The primary application for the new device is expected to be for retinal surgeons for performing all types of vitreoretinal procedures. However, it is expected that glaucoma specialists will also find use for the device in pursuing direct visualization and laser treatment of the ciliary processes, as an alternative treatment for intractable glaucoma. The technology holds great promise for use in other medical fields as well. It is anticipated that the MicroProbe integrated endoscopy and laser system will sell for between $50,000 to $60,000 when it comes to market this fall.

Monday, September 14, 2009

Avastin/Lucentis Update 25: Comparative Studies Proliferate – France Joins the Fray

According to a story just published in APM Health Europe (September 14, 2009), a French study comparing Roche's Avastin (bevacizumab) and Novartis' Lucentis (ranibizumab) in the treatment of wet age-related macular degeneration (AMD) has enrolled its first patients.

The U.S. CATT Study (Comparison of Age-Related Macular Degeneration Treatment Trials) was launched in February 2008, and a U.K. study is also underway as well as similar studies being carried out in Austria, Germany and Spain.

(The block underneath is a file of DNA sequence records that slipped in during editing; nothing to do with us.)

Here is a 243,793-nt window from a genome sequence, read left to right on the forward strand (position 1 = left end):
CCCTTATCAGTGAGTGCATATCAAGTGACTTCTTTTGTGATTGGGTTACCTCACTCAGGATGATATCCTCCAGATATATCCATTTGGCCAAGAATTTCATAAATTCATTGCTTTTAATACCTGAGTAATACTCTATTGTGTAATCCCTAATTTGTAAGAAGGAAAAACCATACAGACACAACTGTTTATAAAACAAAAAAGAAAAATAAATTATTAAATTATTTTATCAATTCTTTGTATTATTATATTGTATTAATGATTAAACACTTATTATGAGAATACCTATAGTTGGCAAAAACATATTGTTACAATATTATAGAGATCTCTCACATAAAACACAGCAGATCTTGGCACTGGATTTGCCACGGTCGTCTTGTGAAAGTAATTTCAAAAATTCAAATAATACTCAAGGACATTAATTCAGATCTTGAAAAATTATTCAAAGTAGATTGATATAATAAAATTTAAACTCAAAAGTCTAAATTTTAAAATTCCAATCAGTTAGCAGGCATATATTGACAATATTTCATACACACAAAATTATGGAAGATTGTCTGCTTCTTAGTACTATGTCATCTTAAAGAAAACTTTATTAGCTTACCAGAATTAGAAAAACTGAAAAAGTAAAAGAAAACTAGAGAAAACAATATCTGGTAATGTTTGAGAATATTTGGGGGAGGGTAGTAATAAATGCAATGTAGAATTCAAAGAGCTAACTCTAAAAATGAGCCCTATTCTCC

In France, Professor Gisèle Soubrane of the Creteil hospital outside Paris suggested a comparative study as early as 2006 but failed to secure financing. Early in 2008, the Lyon group of hospitals (HCL) put forward a new protocol and applied for financing. There were various delays and setbacks but the GEFAL (Groupe d'Evaluation Français Avastin versus Lucentis) study is now underway.

The study is sponsored by an academic hospital in Lyon (Hospices Civils de Lyon), the government (via a national research founding program), and the national health insurance system (which reimbursed for Lucentis).

The first recruiting centre in Lyon enrolled an initial patient at the end of June. Contacted by APM last week, Professor Laurent Kodjikian of HCL said: "We have now enrolled 10 patients and by autumn we shall have at least 40 centres."

The GEFAL study is due to enroll 600 patients over a period of 12 to 18 months and they will be monitored for one year.